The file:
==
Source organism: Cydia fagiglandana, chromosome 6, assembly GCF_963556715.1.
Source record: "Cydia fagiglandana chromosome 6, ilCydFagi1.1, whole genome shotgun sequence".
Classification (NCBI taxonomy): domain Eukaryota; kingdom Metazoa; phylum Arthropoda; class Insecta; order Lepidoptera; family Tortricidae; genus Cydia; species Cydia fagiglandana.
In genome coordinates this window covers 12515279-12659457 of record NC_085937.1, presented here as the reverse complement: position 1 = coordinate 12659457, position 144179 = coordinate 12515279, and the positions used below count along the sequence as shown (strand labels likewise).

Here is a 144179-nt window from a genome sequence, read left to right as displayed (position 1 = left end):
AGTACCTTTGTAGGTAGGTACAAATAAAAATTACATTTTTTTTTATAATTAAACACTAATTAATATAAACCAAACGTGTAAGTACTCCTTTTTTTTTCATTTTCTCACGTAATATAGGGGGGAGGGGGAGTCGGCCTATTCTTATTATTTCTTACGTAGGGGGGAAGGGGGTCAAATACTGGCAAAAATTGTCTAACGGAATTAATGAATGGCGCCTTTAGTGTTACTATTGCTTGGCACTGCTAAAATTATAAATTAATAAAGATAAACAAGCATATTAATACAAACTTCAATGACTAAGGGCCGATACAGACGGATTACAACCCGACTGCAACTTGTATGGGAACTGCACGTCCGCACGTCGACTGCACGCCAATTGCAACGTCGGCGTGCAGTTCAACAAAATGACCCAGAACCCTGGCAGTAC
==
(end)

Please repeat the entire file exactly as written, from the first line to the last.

Source organism: Cydia fagiglandana, chromosome 6, assembly GCF_963556715.1.
Source record: "Cydia fagiglandana chromosome 6, ilCydFagi1.1, whole genome shotgun sequence".
Classification (NCBI taxonomy): domain Eukaryota; kingdom Metazoa; phylum Arthropoda; class Insecta; order Lepidoptera; family Tortricidae; genus Cydia; species Cydia fagiglandana.
In genome coordinates this window covers 12515279-12659457 of record NC_085937.1, presented here as the reverse complement: position 1 = coordinate 12659457, position 144179 = coordinate 12515279, and the positions used below count along the sequence as shown (strand labels likewise).

Here is a 144179-nt window from a genome sequence, read left to right as displayed (position 1 = left end):
AGTACCTTTGTAGGTAGGTACAAATAAAAATTACATTTTTTTTTATAATTAAACACTAATTAATATAAACCAAACGTGTAAGTACTCCTTTTTTTTTCATTTTCTCACGTAATATAGGGGGGAGGGGGAGTCGGCCTATTCTTATTATTTCTTACGTAGGGGGGAAGGGGGTCAAATACTGGCAAAAATTGTCTAACGGAATTAATGAATGGCGCCTTTAGTGTTACTATTGCTTGGCACTGCTAAAATTATAAATTAATAAAGATAAACAAGCATATTAATACAAACTTCAATGACTAAGGGCCGATACAGACGGATTACAACCCGACTGCAACTTGTATGGGAACTGCACGTCCGCACGTCGACTGCACGCCAATTGCAACGTCGGCGTGCAGTTCAACAAAATGACCCAGAACCCTGGCAGTAC